Displaying properties using selection and events

Up to this point, we’ve learned how to load an IFC file, read the metadata to get IFC properties, and then use some of the property values to control how the model is displayed. Building on top of that knowledge, we’re now going to extend the sandbox to display component properties whenever a user highlights an object. In doing so, we’ll learn how to make use of the HOOPS Visualize Event classes.

One difference to note between what we’ve done so far and this new task, is that we’ll be updating the user interface based on function calls from HOOPS Visualize. Previously, both on loading the model and displaying properties, we’ve called Visualize functionality from the application user interface. As both Windows and HOOPS Visualize make use of multiple threads, as we’ll see later, we need to account for this in our use of Visualize and MFC.

The objective of this tutorial section is create an application pane in which the properties associated with a highlighted component can be displayed. It will be possible to highlight the component either through the model browser or using a selection operator. The component properties will be displayed using an MFC control of type CMFCPropertyGridCtrl. This will be embedded in a dockable pane of type CDockablePane.

This is what we’re going to build for this tutorial task:


The steps required to implement this are:

  1. Coding of the pane and its child property grid

  2. Integration of the pane into the user interface framework

  3. Definition of an event handler to react to a change in highlighted component

  4. Update of the property grid when a new component is highlighted

Creating the component properties pane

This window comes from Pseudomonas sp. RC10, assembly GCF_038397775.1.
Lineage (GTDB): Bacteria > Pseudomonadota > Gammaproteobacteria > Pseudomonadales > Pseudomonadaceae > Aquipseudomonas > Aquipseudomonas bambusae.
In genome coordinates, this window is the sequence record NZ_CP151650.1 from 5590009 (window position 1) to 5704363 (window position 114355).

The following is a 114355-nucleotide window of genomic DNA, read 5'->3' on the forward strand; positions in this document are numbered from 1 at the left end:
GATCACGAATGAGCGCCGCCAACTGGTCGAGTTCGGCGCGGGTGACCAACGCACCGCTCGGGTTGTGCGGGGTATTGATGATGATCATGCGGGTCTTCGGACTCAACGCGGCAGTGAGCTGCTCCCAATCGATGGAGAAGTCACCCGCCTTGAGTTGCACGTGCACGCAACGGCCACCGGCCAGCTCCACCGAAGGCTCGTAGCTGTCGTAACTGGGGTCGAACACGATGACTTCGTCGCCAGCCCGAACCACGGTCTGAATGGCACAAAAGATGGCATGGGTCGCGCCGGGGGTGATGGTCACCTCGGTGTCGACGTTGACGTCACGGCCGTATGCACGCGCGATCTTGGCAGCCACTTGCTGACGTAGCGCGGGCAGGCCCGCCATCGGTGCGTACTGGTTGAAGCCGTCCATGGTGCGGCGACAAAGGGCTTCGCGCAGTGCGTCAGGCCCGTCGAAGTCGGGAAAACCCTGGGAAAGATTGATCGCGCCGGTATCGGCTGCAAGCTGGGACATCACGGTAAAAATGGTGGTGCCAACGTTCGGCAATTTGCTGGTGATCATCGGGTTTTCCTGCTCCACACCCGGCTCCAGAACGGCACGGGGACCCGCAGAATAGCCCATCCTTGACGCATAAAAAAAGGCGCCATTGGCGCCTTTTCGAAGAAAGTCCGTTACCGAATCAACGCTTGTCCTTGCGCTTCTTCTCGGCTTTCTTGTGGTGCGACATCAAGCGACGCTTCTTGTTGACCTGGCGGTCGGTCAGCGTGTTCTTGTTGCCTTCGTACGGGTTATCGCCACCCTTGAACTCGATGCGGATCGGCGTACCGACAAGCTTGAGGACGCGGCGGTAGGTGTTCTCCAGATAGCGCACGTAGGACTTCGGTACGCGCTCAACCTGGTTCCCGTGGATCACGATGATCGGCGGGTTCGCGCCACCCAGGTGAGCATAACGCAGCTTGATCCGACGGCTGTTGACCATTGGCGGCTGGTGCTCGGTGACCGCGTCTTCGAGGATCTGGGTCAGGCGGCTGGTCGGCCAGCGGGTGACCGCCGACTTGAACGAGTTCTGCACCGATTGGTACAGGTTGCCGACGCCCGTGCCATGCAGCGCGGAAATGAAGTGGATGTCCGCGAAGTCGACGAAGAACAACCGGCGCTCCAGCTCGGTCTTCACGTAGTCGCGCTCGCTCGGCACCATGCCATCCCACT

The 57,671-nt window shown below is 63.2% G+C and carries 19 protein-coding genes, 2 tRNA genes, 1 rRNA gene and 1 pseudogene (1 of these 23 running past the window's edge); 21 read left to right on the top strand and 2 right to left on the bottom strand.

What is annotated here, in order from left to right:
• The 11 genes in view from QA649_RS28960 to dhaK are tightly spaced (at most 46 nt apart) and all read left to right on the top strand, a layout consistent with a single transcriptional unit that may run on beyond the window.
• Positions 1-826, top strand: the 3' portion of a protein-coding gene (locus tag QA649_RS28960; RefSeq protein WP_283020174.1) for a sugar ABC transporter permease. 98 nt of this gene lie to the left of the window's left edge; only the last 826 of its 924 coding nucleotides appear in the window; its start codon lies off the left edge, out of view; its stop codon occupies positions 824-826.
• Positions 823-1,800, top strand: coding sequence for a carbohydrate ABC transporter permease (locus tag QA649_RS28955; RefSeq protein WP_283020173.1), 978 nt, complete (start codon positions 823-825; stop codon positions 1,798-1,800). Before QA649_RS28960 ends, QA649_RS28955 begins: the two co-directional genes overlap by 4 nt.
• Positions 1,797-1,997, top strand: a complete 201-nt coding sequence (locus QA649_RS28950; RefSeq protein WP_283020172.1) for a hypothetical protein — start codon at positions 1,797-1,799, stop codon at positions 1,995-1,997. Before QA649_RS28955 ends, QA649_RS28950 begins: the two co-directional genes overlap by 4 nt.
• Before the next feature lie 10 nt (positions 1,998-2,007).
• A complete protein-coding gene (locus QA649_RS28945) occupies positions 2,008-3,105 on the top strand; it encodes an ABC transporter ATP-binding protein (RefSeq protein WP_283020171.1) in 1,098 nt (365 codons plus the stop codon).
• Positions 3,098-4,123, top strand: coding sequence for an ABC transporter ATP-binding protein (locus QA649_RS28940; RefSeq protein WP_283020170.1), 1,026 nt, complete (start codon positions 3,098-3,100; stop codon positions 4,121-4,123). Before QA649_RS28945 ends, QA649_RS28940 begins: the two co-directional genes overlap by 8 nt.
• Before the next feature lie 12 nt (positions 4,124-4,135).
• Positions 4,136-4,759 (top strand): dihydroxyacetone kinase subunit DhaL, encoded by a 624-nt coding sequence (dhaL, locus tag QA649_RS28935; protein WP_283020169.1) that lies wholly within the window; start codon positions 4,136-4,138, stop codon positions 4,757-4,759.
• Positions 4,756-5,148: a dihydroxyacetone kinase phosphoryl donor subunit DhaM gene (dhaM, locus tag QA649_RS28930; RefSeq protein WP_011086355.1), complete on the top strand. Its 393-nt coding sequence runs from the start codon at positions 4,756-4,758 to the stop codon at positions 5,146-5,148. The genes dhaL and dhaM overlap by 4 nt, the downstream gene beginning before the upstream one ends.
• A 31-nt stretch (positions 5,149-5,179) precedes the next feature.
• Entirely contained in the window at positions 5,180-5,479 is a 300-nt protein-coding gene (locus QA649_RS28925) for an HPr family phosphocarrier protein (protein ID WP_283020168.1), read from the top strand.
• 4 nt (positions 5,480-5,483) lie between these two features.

For this tutorial we created a very basic dockable pane and child properties grid. The code to create the pane and child grid is shown below. You will see a reference to a custom event handler which we will discuss later.

class CHPSComponentPropertiesPane : public CDockablePane
        virtual ~CHPSComponentPropertiesPane();

        void SetComponentProperties(HPS::Component &component);

        void Flush();
        void AdjustLayout();

        CMFCPropertyGridCtrl _propertyCtrl;

        afx_msg int OnCreate(LPCREATESTRUCT lpCreateStruct);
        afx_msg void OnSize(UINT nType, int cx, int cy);
        afx_msg void OnPaint();
        afx_msg LRESULT OnComponentHighlighted(WPARAM w, LPARAM l);

        void UpdateCanvas();


        IFCHighlightHandler _highlightHandler;

Most of the functionality resides in the function SetComponentProperties, which fills out the properties grid. Here you will see that we make use of previous functionality to obtain a list of component properties. One thing to note is that you need to create a user defined resource ID in the Create function.




BEGIN_MESSAGE_MAP(CHPSComponentPropertiesPane, CDockablePane)

int CHPSComponentPropertiesPane::OnCreate(LPCREATESTRUCT lpCreateStruct)
        if (CDockablePane::OnCreate(lpCreateStruct) == -1)
                return -1;

        CRect rectDummy;

        if (!_propertyCtrl.Create(WS_VISIBLE | WS_CHILD, rectDummy, this, ID_COMPONENTPROPS_CTRL))
                TRACE0("Failed to create properties window \n");
                return -1;      // fail to create

        _propertyCtrl.EnableHeaderCtrl(TRUE, _T("Property"), _T("Value"));

        //! [IFCHighlightHandler::Register]
        HPS::EventDispatcher dispatcher = HPS::Database::GetEventDispatcher();
        _highlightHandler._parentPane = this;
        dispatcher.Subscribe(_highlightHandler, HPS::Object::ClassID<HPS::ComponentHighlightEvent>());
        //! [IFCHighlightHandler::Register]

        return 0;

afx_msg LRESULT CHPSComponentPropertiesPane::OnComponentHighlighted(WPARAM w, LPARAM l)
        SetComponentProperties( _highlightHandler._currentComponent);
        return 0;

void CHPSComponentPropertiesPane::OnSize(UINT nType, int cx, int cy)
        CDockablePane::OnSize(nType, cx, cy);

void CHPSComponentPropertiesPane::AdjustLayout()
        if (GetSafeHwnd() == NULL || (AfxGetMainWnd() != NULL && AfxGetMainWnd()->IsIconic()))

        CRect rectClient;

        _propertyCtrl.SetWindowPos(NULL, rectClient.left + 3, rectClient.top + 2, rectClient.Width() - 4, rectClient.Height()  - 7, SWP_NOACTIVATE | SWP_NOZORDER);

void CHPSComponentPropertiesPane::OnPaint()
        CPaintDC dc(this); // device context for painting

        CRect paneRect;

        CBrush bg;
        dc.FillRect(&paneRect, &bg);